Few things are more romantic or exciting than getting married
No intended newly-weds like to consider the possibility of their marriage ending in failure.
However, there are some circumstances in which it is prudent to guard against that risk. That is particularly so when one party to the marriage has considerably more assets than the other. If one party has been married previously, he or she might also be concerned to preserve assets for the benefit of existing dependants.
A pre-nuptial agreement can set out the couple’s intentions in advance, to provide peace of mind for the future. Although such agreements are not currently binding, the Court is likely to give effect to the agreement if certain conditions are fulfilled.
To be effective, the agreement should be entered into well in advance of the date of marriage. The agreement should record the current financial position of both parties, in some detail, so as to ensure that the agreement is made with full knowledge. Additionally, each party should have the benefit of independent legal advice.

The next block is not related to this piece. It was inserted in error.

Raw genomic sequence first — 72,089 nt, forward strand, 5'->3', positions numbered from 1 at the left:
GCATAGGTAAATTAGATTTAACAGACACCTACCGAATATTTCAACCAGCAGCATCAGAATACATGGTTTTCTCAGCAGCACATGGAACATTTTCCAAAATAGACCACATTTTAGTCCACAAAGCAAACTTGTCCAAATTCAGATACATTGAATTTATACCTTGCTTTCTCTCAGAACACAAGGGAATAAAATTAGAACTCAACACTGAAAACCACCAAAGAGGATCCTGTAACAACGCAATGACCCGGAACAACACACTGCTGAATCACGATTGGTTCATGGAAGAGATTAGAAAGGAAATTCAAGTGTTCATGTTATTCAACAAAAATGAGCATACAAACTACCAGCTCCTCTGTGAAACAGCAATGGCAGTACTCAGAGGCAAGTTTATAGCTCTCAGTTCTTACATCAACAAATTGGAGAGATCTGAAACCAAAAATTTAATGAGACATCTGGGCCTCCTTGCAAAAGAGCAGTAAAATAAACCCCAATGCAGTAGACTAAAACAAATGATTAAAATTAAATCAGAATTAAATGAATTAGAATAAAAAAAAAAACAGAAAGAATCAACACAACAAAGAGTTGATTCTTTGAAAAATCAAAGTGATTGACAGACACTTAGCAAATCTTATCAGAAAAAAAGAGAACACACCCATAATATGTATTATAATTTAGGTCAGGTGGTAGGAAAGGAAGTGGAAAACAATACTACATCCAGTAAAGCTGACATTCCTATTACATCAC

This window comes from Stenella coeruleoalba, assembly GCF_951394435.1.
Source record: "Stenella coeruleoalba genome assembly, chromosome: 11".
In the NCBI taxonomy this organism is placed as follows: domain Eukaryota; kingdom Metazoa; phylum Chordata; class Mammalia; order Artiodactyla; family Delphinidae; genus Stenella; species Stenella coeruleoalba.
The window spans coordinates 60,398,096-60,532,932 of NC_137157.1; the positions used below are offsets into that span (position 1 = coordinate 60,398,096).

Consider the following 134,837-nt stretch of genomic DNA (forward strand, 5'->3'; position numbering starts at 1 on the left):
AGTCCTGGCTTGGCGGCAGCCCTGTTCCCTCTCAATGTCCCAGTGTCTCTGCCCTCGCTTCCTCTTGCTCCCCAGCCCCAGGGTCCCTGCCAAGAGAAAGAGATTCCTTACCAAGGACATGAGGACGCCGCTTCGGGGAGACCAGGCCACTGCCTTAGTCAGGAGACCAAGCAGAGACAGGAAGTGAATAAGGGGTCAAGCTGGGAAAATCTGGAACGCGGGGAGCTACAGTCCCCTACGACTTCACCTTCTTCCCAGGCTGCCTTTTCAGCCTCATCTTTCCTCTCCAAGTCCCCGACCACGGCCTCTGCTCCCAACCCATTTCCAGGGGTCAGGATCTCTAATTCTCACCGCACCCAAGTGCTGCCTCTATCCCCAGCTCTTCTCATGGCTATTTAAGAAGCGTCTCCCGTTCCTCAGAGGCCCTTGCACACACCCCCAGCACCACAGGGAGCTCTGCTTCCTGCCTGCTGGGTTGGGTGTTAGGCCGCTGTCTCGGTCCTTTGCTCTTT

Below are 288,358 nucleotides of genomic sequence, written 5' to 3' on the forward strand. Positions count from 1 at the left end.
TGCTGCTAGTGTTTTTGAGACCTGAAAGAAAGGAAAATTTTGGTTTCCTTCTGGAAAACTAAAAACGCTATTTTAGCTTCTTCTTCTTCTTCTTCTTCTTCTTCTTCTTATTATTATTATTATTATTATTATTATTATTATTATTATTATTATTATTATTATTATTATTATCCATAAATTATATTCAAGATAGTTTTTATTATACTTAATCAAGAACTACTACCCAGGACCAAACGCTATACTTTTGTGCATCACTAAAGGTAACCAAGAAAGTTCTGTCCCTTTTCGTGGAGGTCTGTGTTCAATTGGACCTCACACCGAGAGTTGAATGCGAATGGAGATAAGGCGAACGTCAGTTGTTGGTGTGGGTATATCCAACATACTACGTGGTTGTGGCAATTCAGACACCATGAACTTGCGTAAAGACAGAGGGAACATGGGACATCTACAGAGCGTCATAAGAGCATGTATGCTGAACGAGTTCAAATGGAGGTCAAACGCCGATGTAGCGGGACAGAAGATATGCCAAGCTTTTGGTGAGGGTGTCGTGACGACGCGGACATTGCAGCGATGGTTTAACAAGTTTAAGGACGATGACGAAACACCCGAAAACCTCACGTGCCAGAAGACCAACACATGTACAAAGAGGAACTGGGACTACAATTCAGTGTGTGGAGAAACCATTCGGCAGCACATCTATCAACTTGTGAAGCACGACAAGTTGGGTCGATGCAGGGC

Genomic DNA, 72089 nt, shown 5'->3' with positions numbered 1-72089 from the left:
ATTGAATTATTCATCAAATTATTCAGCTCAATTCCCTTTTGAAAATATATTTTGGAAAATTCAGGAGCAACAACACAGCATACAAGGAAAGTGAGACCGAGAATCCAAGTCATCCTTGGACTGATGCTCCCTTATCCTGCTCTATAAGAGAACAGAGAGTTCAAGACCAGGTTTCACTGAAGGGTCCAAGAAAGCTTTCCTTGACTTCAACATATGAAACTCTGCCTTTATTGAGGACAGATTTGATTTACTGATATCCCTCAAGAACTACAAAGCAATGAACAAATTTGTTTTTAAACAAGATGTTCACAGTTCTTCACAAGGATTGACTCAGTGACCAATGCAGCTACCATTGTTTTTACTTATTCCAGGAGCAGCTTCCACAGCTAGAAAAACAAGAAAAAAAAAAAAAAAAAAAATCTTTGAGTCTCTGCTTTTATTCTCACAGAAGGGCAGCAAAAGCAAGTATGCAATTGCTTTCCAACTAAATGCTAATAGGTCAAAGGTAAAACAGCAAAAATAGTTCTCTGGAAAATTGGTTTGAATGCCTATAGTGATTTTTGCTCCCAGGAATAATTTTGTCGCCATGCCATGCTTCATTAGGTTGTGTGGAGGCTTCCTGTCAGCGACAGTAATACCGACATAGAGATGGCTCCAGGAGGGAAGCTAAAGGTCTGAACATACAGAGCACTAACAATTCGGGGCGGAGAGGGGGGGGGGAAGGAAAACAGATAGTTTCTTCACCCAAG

Whilst it is true that the Court can override the agreement if it fails to meet one party’s reasonable financial needs, or if there has been a significant change of circumstances that was not contemplated within the agreement, such as an intervening disability or the birth of a new child, the Court will still give weight to the terms of the agreement when considering the appropriate financial settlement.
A pre-nuptial agreement can include a review clause, requiring the parties to reconsider its terms in the event of a significant change of circumstances, such as the birth of a child and also on a periodic basis, perhaps every 5 years.
In that way, it is possible to demonstrate the continuing intentions of the parties and to help to avoid dispute should the marriage eventually fail. Even without a review clause, a review may take place at any time and the agreement may be updated by way of a supplemental deed in similar form.
If you are about to marry and if you have significant assets, we strongly recommend that you contact us for specialist legal advice.
We can also provide independent legal advice upon agreements drafted by others.